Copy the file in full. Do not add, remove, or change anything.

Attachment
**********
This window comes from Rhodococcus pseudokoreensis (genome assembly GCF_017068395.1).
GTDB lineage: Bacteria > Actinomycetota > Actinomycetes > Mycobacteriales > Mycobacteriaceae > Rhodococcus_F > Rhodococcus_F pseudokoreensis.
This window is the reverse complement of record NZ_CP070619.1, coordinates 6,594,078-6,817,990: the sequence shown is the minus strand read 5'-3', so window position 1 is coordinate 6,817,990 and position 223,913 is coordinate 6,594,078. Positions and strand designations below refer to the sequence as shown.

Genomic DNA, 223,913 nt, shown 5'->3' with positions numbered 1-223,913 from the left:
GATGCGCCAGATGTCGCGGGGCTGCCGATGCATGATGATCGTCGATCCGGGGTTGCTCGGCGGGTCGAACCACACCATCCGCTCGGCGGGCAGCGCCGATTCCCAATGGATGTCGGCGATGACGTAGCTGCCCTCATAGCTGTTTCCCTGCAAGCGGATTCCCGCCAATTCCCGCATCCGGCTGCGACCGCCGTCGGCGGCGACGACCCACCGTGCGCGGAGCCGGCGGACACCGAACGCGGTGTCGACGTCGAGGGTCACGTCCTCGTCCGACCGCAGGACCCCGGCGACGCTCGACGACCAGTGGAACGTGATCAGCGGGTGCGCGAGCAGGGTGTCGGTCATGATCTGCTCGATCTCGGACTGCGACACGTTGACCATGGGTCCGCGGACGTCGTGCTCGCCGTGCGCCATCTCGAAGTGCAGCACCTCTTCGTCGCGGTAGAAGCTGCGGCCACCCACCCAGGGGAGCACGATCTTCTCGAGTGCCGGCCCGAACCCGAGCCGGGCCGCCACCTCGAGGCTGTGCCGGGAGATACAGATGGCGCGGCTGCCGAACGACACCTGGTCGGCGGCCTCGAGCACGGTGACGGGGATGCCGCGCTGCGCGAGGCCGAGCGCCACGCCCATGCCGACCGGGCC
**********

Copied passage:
This window comes from Rhodococcus pseudokoreensis (genome assembly GCF_017068395.1).
GTDB lineage: Bacteria > Actinomycetota > Actinomycetes > Mycobacteriales > Mycobacteriaceae > Rhodococcus_F > Rhodococcus_F pseudokoreensis.
This window is the reverse complement of record NZ_CP070619.1, coordinates 6,594,078-6,817,990: the sequence shown is the minus strand read 5'-3', so window position 1 is coordinate 6,817,990 and position 223,913 is coordinate 6,594,078. Positions and strand designations below refer to the sequence as shown.

Genomic DNA, 223,913 nt, shown 5'->3' with positions numbered 1-223,913 from the left:
GATGCGCCAGATGTCGCGGGGCTGCCGATGCATGATGATCGTCGATCCGGGGTTGCTCGGCGGGTCGAACCACACCATCCGCTCGGCGGGCAGCGCCGATTCCCAATGGATGTCGGCGATGACGTAGCTGCCCTCATAGCTGTTTCCCTGCAAGCGGATTCCCGCCAATTCCCGCATCCGGCTGCGACCGCCGTCGGCGGCGACGACCCACCGTGCGCGGAGCCGGCGGACACCGAACGCGGTGTCGACGTCGAGGGTCACGTCCTCGTCCGACCGCAGGACCCCGGCGACGCTCGACGACCAGTGGAACGTGATCAGCGGGTGCGCGAGCAGGGTGTCGGTCATGATCTGCTCGATCTCGGACTGCGACACGTTGACCATGGGTCCGCGGACGTCGTGCTCGCCGTGCGCCATCTCGAAGTGCAGCACCTCTTCGTCGCGGTAGAAGCTGCGGCCACCCACCCAGGGGAGCACGATCTTCTCGAGTGCCGGCCCGAACCCGAGCCGGGCCGCCACCTCGAGGCTGTGCCGGGAGATACAGATGGCGCGGCTGCCGAACGACACCTGGTCGGCGGCCTCGAGCACGGTGACGGGGATGCCGCGCTGCGCGAGGCCGAGCGCCACGCCCATGCCGACCGGGCC